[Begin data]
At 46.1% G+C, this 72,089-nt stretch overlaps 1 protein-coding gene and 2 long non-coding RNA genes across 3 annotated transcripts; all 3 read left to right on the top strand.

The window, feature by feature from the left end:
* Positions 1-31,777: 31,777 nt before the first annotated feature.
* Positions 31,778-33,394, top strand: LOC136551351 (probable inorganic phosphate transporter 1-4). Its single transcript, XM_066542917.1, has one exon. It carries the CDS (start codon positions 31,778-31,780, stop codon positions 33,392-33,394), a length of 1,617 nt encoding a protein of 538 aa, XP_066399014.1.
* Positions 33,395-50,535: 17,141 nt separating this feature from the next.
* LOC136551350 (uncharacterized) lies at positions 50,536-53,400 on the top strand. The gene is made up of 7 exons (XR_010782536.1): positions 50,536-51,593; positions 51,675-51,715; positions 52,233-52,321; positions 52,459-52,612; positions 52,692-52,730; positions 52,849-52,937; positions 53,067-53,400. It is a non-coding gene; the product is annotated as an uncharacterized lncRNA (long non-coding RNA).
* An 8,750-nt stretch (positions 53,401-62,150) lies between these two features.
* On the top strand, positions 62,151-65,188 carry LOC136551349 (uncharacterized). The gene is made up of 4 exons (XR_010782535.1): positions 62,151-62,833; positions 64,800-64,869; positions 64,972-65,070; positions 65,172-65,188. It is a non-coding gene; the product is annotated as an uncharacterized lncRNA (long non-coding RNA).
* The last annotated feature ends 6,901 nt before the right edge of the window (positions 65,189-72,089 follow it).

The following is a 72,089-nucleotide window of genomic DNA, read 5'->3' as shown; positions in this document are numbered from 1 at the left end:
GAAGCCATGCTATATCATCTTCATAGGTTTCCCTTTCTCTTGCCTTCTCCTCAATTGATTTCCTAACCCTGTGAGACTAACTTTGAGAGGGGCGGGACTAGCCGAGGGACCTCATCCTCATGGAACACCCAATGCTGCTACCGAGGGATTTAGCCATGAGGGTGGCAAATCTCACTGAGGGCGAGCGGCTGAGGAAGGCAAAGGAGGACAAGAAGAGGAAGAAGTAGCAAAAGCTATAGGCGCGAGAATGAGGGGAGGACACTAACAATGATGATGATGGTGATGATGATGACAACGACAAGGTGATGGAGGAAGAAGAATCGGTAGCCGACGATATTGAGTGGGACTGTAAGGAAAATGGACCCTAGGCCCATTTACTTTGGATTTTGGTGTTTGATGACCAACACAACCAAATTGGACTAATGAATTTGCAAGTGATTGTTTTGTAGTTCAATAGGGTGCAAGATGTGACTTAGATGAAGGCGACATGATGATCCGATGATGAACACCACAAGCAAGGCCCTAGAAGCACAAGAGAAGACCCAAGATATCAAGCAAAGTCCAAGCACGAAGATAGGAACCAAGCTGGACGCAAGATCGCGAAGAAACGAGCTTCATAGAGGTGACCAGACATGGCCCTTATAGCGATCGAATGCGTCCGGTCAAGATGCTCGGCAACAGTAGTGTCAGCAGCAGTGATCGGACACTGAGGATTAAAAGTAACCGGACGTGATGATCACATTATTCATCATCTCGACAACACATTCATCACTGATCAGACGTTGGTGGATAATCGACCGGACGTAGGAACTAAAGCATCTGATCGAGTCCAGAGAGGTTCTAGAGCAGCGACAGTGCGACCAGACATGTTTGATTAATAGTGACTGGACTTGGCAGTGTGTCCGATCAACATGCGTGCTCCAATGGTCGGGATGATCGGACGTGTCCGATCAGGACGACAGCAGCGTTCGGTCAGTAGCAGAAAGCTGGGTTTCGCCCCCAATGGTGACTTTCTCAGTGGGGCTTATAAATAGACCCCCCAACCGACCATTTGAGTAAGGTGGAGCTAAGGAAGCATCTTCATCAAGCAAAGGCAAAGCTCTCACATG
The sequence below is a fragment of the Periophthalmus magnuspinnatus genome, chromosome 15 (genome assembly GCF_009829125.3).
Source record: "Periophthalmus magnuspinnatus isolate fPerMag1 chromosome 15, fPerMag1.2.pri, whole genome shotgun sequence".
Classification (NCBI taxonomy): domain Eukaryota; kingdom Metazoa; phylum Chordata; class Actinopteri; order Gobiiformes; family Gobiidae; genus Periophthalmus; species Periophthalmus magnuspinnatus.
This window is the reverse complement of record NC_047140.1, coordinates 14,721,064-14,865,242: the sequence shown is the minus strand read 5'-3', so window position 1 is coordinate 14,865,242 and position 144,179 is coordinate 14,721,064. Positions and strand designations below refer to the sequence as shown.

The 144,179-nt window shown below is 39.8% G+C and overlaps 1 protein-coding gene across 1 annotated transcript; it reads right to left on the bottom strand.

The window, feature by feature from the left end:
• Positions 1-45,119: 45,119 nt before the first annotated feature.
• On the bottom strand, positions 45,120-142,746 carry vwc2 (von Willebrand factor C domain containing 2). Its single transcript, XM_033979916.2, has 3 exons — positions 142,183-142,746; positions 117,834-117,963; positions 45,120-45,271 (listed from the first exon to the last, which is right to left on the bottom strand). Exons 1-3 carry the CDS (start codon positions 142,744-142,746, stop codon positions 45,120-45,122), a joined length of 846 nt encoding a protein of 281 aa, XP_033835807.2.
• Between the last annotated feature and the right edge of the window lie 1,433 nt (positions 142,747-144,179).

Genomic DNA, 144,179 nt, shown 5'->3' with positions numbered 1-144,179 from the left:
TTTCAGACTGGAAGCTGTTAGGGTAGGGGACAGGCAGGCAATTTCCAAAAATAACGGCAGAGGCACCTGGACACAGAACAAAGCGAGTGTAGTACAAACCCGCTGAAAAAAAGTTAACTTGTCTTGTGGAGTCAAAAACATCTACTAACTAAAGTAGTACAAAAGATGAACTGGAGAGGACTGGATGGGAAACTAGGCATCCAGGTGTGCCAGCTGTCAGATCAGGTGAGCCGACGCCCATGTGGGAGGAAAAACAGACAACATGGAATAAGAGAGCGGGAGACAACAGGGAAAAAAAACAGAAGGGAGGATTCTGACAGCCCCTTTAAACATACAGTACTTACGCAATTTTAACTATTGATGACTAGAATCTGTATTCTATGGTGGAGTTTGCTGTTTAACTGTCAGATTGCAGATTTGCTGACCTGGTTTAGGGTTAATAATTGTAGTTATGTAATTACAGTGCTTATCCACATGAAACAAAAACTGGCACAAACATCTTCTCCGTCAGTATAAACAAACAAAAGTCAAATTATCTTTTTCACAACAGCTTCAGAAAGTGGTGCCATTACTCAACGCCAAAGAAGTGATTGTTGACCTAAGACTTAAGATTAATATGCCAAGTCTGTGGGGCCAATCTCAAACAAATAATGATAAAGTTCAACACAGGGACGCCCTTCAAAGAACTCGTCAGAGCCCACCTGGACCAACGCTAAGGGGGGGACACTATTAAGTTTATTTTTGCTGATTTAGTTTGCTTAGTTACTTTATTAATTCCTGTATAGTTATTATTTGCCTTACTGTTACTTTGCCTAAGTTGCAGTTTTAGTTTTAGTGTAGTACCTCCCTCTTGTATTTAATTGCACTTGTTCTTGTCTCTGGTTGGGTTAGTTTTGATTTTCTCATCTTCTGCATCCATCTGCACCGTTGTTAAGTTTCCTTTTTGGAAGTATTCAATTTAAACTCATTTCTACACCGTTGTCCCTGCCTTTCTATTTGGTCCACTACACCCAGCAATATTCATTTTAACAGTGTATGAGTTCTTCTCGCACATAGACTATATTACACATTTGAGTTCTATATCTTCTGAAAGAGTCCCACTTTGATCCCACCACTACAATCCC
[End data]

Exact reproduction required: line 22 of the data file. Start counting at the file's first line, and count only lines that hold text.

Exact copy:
TTTCAGACTGGAAGCTGTTAGGGTAGGGGACAGGCAGGCAATTTCCAAAAATAACGGCAGAGGCACCTGGACACAGAACAAAGCGAGTGTAGTACAAACCCGCTGAAAAAAAGTTAACTTGTCTTGTGGAGTCAAAAACATCTACTAACTAAAGTAGTACAAAAGATGAACTGGAGAGGACTGGATGGGAAACTAGGCATCCAGGTGTGCCAGCTGTCAGATCAGGTGAGCCGACGCCCATGTGGGAGGAAAAACAGACAACATGGAATAAGAGAGCGGGAGACAACAGGGAAAAAAAACAGAAGGGAGGATTCTGACAGCCCCTTTAAACATACAGTACTTACGCAATTTTAACTATTGATGACTAGAATCTGTATTCTATGGTGGAGTTTGCTGTTTAACTGTCAGATTGCAGATTTGCTGACCTGGTTTAGGGTTAATAATTGTAGTTATGTAATTACAGTGCTTATCCACATGAAACAAAAACTGGCACAAACATCTTCTCCGTCAGTATAAACAAACAAAAGTCAAATTATCTTTTTCACAACAGCTTCAGAAAGTGGTGCCATTACTCAACGCCAAAGAAGTGATTGTTGACCTAAGACTTAAGATTAATATGCCAAGTCTGTGGGGCCAATCTCAAACAAATAATGATAAAGTTCAACACAGGGACGCCCTTCAAAGAACTCGTCAGAGCCCACCTGGACCAACGCTAAGGGGGGGACACTATTAAGTTTATTTTTGCTGATTTAGTTTGCTTAGTTACTTTATTAATTCCTGTATAGTTATTATTTGCCTTACTGTTACTTTGCCTAAGTTGCAGTTTTAGTTTTAGTGTAGTACCTCCCTCTTGTATTTAATTGCACTTGTTCTTGTCTCTGGTTGGGTTAGTTTTGATTTTCTCATCTTCTGCATCCATCTGCACCGTTGTTAAGTTTCCTTTTTGGAAGTATTCAATTTAAACTCATTTCTACACCGTTGTCCCTGCCTTTCTATTTGGTCCACTACACCCAGCAATATTCATTTTAACAGTGTATGAGTTCTTCTCGCACATAGACTATATTACACATTTGAGTTCTATATCTTCTGAAAGAGTCCCACTTTGATCCCACCACTACAATCCC